Introducing a Remarkable Mouse

Introducing a Remarkable Mouse
Originally posted on Tony's blog on February 14, 2014

I had the honor to write the introduction for the Folio Society’s edition of E. B. White’s classic, Stuart Little, which has just been released.


Here’s a snippet:

In the sagging top shelves of a hand-me-down bookcase in my childhood bedroom, several literary mice had made a nest. Alongside many beloved classics sat the maternal Mrs. Frisby, the reckless Ralph A. Mouse, and of course, there was the stalwart Stuart.

Stuart Little was a book of many firsts. For me, it was one of the first chapter books I read on my own. And, because of its short length, it was also my first introduction to E. B. White’s evergreen writing. Even today, his is the kind of prose that entices you to curl up in your favorite worn armchair on a rainy afternoon with book in hand. His stories speak the dialogue of a simpler bygone era. His characters talk like those from old beloved movies of my youth like Its A Wonderful Life and the Our Gang shorts. To this author, White’s words belie their simple construction and reveal a master wordsmith.

Aside from my personal nostalgia, Stuart Little is also a first for other, more prestigious reasons – for it was not only White’s first book created for young readers, but also Garth Williams’ debut as a grand picture-maker of children’s literature. Theirs is a bookmaking marriage that has endured, forged in the tradition of A.A. Milne and E. H. Shepard or even Lewis Carroll and Sir John Tenniel.

I was thrilled at the prospect of writing this, not only because I am a fan of White’s books, but because I have always felt an artistic connection with Garth Williams’ work. His scratchy ink lines, drawn from astute observations of nature, flow from my hand in a similar style. His art, like many that I have listed here before, inspired and formed me as an artist. I am proud to say that Angela and I have some of Garth’s originals hanging on the walls of our home. I pause and marvel at them almost every day.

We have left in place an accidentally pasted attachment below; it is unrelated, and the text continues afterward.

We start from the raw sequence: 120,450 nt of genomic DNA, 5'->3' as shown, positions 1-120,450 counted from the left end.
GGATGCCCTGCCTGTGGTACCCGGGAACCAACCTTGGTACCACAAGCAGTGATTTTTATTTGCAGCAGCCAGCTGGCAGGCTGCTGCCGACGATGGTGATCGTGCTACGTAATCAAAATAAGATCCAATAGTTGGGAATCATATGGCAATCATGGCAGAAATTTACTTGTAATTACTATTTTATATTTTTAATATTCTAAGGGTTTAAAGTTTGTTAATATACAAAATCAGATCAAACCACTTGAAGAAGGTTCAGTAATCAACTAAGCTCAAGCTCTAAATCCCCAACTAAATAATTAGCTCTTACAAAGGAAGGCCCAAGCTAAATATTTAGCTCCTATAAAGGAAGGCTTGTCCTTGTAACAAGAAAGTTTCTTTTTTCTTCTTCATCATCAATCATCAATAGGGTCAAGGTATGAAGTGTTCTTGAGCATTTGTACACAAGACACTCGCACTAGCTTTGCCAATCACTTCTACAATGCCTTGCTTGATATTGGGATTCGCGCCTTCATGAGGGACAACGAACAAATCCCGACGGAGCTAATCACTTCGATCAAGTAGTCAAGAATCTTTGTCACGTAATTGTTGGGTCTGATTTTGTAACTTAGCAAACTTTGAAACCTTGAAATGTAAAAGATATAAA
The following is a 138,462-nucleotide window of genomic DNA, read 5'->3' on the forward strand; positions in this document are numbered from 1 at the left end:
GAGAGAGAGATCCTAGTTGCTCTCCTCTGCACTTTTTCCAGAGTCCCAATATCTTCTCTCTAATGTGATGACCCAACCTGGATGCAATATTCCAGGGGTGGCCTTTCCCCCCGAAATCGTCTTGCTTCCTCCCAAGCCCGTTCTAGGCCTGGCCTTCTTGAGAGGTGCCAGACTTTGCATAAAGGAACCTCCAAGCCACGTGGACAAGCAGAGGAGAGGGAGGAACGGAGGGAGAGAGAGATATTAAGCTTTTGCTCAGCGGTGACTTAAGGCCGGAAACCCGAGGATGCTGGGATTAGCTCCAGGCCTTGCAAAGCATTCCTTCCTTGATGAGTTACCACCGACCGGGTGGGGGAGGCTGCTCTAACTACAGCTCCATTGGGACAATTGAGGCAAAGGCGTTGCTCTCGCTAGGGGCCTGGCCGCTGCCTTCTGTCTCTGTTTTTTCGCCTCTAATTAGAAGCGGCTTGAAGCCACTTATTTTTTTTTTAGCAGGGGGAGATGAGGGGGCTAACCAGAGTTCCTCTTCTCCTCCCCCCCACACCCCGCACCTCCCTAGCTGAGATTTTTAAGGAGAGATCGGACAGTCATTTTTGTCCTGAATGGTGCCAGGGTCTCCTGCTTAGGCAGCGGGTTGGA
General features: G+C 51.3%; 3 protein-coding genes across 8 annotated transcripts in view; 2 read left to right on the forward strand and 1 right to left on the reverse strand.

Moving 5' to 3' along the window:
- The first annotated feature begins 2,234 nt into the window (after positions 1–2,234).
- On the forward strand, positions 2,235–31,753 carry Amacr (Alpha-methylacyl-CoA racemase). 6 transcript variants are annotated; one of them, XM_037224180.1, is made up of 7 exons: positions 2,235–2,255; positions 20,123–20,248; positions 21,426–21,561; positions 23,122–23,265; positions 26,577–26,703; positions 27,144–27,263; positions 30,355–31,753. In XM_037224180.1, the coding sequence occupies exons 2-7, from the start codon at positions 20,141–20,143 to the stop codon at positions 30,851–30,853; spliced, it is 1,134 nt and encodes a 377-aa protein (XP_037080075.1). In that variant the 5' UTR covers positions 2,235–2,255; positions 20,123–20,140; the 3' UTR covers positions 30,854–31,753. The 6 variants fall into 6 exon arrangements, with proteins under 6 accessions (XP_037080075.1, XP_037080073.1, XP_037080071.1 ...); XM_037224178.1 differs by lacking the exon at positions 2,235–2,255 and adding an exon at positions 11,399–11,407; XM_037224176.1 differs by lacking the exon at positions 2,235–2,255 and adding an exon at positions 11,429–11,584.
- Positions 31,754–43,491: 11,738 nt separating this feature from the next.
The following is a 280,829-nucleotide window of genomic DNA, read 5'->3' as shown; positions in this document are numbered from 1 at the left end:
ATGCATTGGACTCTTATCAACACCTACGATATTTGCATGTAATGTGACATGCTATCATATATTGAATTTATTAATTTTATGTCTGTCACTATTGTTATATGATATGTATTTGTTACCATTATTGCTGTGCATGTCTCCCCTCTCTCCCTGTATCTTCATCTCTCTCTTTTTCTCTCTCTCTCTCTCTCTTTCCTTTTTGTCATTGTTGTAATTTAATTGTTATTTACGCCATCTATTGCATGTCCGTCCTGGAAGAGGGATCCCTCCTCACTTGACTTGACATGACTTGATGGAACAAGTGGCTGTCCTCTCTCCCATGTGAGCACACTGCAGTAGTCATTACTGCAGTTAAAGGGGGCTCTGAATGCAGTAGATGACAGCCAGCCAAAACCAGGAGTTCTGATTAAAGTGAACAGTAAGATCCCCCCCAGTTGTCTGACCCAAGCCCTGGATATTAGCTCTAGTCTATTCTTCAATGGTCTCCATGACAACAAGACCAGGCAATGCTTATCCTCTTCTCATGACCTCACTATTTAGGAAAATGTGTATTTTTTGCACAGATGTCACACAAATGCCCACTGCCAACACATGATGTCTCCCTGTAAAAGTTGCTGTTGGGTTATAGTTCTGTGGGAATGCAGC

You can check out more Folio Society editions and see details on their edition of Stuart Little at their site.


Never Abandon Imagination Tony DiTerlizzi: Never abandon imagination.

Imagination is a world of possibility that exists within each of us. It is what makes us uniquely human. It is our creative fingerprint that touches and influences the world around us. Imagination is essential to art and science; to innovation and prosperity. It gives us hope, calls us to action and leads to change.

Whether it’s fairies, dragons, robots or aliens, all of my children’s book characters are siblings born of my imagination – an imagination strengthened through years of encouragement from family, teachers and friends. While so many others abandoned it during their transition from childhood to adulthood, I fiercely held onto mine, hoping for a day when I could share it to inspire the next generation of dreamers. Innovators. World changers.

Imagination empowers us to envision and create a reality of what could be. We must hold it dear, foster it and never abandon it.